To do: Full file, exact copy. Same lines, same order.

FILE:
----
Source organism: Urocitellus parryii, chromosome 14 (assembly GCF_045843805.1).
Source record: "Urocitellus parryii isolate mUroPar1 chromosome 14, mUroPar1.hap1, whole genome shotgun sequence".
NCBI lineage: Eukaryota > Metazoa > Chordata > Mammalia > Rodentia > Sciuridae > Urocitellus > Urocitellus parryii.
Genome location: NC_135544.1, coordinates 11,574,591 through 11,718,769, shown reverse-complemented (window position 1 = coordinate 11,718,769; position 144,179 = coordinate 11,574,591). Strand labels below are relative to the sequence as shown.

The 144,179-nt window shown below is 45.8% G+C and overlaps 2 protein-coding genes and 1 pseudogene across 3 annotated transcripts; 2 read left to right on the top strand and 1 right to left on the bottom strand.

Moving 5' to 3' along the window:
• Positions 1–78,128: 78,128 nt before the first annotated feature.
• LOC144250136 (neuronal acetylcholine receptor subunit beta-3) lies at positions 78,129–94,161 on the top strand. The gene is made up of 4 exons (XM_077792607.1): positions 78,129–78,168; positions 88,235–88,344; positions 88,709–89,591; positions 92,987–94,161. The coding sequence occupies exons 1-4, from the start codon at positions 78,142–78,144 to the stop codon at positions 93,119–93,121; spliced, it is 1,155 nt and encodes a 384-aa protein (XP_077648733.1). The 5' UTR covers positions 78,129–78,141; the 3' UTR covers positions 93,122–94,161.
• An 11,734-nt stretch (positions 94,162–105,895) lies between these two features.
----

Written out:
Source organism: Urocitellus parryii, chromosome 14 (assembly GCF_045843805.1).
Source record: "Urocitellus parryii isolate mUroPar1 chromosome 14, mUroPar1.hap1, whole genome shotgun sequence".
NCBI lineage: Eukaryota > Metazoa > Chordata > Mammalia > Rodentia > Sciuridae > Urocitellus > Urocitellus parryii.
Genome location: NC_135544.1, coordinates 11,574,591 through 11,718,769, shown reverse-complemented (window position 1 = coordinate 11,718,769; position 144,179 = coordinate 11,574,591). Strand labels below are relative to the sequence as shown.

The 144,179-nt window shown below is 45.8% G+C and overlaps 2 protein-coding genes and 1 pseudogene across 3 annotated transcripts; 2 read left to right on the top strand and 1 right to left on the bottom strand.

Moving 5' to 3' along the window:
• Positions 1–78,128: 78,128 nt before the first annotated feature.
• LOC144250136 (neuronal acetylcholine receptor subunit beta-3) lies at positions 78,129–94,161 on the top strand. The gene is made up of 4 exons (XM_077792607.1): positions 78,129–78,168; positions 88,235–88,344; positions 88,709–89,591; positions 92,987–94,161. The coding sequence occupies exons 1-4, from the start codon at positions 78,142–78,144 to the stop codon at positions 93,119–93,121; spliced, it is 1,155 nt and encodes a 384-aa protein (XP_077648733.1). The 5' UTR covers positions 78,129–78,141; the 3' UTR covers positions 93,122–94,161.
• An 11,734-nt stretch (positions 94,162–105,895) lies between these two features.